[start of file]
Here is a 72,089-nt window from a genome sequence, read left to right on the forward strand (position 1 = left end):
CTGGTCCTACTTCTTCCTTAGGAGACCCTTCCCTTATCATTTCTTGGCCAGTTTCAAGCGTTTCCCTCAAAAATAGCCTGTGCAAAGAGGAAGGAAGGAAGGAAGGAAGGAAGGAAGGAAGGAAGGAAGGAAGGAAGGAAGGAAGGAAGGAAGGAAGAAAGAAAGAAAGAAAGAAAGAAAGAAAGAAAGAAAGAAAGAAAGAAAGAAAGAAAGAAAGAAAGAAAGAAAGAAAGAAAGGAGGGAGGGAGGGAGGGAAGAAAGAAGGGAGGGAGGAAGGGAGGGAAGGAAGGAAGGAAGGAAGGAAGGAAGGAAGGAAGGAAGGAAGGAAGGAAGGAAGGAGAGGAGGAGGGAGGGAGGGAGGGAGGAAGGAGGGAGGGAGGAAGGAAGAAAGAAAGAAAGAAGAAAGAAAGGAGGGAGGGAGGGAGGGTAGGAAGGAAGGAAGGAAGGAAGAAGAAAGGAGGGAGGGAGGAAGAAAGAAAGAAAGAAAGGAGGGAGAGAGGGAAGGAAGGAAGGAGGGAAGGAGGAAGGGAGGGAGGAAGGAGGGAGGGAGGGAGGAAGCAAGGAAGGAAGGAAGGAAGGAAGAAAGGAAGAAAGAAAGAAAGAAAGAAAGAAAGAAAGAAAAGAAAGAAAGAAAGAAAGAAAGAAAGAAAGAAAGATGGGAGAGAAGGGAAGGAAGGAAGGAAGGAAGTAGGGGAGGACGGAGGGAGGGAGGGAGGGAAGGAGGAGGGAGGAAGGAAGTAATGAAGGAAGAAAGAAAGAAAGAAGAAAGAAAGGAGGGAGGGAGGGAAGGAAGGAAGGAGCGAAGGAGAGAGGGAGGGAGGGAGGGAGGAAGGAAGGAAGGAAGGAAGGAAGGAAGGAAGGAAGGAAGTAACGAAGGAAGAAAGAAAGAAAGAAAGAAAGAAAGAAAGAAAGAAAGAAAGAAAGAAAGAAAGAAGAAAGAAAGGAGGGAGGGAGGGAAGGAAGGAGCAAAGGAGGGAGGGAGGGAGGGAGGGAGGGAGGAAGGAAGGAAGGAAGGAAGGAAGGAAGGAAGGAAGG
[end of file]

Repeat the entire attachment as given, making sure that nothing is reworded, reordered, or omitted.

Here is a 72,089-nt window from a genome sequence, read left to right on the forward strand (position 1 = left end):
CTGGTCCTACTTCTTCCTTAGGAGACCCTTCCCTTATCATTTCTTGGCCAGTTTCAAGCGTTTCCCTCAAAAATAGCCTGTGCAAAGAGGAAGGAAGGAAGGAAGGAAGGAAGGAAGGAAGGAAGGAAGGAAGGAAGGAAGGAAGGAAGGAAGGAAGAAAGAAAGAAAGAAAGAAAGAAAGAAAGAAAGAAAGAAAGAAAGAAAGAAAGAAAGAAAGAAAGAAAGAAAGAAAGAAAGGAGGGAGGGAGGGAGGGAAGAAAGAAGGGAGGGAGGAAGGGAGGGAAGGAAGGAAGGAAGGAAGGAAGGAAGGAAGGAAGGAAGGAAGGAAGGAAGGAAGGAGAGGAGGAGGGAGGGAGGGAGGGAGGAAGGAGGGAGGGAGGAAGGAAGAAAGAAAGAAAGAAGAAAGAAAGGAGGGAGGGAGGGAGGGTAGGAAGGAAGGAAGGAAGGAAGAAGAAAGGAGGGAGGGAGGAAGAAAGAAAGAAAGAAAGGAGGGAGAGAGGGAAGGAAGGAAGGAGGGAAGGAGGAAGGGAGGGAGGAAGGAGGGAGGGAGGGAGGAAGCAAGGAAGGAAGGAAGGAAGGAAGAAAGGAAGAAAGAAAGAAAGAAAGAAAGAAAGAAAGAAAAGAAAGAAAGAAAGAAAGAAAGAAAGAAAGAAAGATGGGAGAGAAGGGAAGGAAGGAAGGAAGGAAGTAGGGGAGGACGGAGGGAGGGAGGGAGGGAAGGAGGAGGGAGGAAGGAAGTAATGAAGGAAGAAAGAAAGAAAGAAGAAAGAAAGGAGGGAGGGAGGGAAGGAAGGAAGGAGCGAAGGAGAGAGGGAGGGAGGGAGGGAGGAAGGAAGGAAGGAAGGAAGGAAGGAAGGAAGGAAGGAAGTAACGAAGGAAGAAAGAAAGAAAGAAAGAAAGAAAGAAAGAAAGAAAGAAAGAAAGAAAGAAAGAAGAAAGAAAGGAGGGAGGGAGGGAAGGAAGGAGCAAAGGAGGGAGGGAGGGAGGGAGGGAGGGAGGAAGGAAGGAAGGAAGGAAGGAAGGAAGGAAGGAAGG